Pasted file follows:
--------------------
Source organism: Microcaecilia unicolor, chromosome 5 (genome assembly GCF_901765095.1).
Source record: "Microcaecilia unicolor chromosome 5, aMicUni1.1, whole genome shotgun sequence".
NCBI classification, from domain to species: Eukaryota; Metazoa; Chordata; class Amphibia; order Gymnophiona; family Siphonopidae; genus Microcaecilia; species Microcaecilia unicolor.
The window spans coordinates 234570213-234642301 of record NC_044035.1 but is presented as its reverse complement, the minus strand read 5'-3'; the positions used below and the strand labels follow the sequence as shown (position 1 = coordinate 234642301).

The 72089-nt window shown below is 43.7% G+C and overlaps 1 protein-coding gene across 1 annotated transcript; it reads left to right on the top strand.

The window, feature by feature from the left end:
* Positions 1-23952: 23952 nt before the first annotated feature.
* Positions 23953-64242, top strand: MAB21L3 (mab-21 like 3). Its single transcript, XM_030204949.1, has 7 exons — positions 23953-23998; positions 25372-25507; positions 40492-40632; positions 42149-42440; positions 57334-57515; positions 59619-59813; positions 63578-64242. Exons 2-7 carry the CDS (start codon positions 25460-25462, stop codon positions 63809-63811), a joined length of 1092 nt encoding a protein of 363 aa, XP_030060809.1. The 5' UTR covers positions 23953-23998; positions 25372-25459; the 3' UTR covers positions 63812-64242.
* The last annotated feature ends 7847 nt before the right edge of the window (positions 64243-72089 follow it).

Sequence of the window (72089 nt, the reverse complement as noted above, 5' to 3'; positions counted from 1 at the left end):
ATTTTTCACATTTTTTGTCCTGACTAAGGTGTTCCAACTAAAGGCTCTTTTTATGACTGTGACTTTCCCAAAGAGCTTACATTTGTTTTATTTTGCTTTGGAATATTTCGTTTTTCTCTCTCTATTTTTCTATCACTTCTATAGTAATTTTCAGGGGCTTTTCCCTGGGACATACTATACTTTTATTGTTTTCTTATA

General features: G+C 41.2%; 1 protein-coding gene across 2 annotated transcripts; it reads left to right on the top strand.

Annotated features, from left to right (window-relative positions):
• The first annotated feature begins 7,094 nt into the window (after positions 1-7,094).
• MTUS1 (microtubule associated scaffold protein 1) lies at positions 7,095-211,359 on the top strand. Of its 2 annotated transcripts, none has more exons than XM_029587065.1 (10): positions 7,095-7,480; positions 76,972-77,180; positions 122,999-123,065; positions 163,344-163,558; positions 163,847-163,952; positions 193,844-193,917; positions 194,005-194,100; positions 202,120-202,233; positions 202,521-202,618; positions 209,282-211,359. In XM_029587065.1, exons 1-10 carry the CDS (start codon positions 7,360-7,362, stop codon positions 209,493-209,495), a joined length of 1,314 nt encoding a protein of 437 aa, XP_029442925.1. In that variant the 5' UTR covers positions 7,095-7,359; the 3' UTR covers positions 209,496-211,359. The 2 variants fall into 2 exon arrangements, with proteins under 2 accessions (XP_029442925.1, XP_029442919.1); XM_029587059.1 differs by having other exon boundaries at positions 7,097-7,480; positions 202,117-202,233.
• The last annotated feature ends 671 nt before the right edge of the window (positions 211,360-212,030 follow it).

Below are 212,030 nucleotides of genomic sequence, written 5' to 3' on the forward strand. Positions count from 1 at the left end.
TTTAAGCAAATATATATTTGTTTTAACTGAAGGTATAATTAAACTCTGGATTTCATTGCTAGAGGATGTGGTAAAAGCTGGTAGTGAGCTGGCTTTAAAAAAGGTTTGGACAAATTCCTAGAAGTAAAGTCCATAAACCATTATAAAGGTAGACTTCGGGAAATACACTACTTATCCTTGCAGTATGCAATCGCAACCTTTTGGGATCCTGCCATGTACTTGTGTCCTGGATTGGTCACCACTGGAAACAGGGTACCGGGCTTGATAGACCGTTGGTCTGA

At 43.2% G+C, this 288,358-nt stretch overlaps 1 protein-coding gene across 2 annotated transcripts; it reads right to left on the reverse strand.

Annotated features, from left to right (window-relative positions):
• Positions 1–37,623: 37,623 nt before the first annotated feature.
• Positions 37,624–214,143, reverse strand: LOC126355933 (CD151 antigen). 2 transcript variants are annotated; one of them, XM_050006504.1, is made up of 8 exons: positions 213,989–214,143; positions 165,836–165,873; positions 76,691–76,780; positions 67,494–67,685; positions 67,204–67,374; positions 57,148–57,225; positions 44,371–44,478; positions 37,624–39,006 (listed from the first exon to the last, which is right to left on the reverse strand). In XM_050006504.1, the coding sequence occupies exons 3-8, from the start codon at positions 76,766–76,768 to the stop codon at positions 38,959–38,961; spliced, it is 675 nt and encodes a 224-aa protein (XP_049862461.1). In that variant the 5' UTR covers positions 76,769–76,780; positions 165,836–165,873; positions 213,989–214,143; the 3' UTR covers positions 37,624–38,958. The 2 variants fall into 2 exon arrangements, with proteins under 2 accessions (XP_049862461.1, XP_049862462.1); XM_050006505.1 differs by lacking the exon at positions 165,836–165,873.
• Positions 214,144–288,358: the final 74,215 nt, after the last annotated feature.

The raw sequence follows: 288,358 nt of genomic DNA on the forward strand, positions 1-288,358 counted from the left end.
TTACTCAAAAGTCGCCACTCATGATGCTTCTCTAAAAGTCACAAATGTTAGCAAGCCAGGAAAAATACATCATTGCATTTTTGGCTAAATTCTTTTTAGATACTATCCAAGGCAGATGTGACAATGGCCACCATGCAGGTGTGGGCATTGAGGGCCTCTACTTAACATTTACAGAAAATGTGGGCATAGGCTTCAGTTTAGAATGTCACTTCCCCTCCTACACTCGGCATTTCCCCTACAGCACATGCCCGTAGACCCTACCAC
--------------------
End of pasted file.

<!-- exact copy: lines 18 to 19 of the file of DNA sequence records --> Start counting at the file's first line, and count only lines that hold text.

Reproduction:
TTTAAGCAAATATATATTTGTTTTAACTGAAGGTATAATTAAACTCTGGATTTCATTGCTAGAGGATGTGGTAAAAGCTGGTAGTGAGCTGGCTTTAAAAAAGGTTTGGACAAATTCCTAGAAGTAAAGTCCATAAACCATTATAAAGGTAGACTTCGGGAAATACACTACTTATCCTTGCAGTATGCAATCGCAACCTTTTGGGATCCTGCCATGTACTTGTGTCCTGGATTGGTCACCACTGGAAACAGGGTACCGGGCTTGATAGACCGTTGGTCTGA

At 43.2% G+C, this 288,358-nt stretch overlaps 1 protein-coding gene across 2 annotated transcripts; it reads right to left on the reverse strand.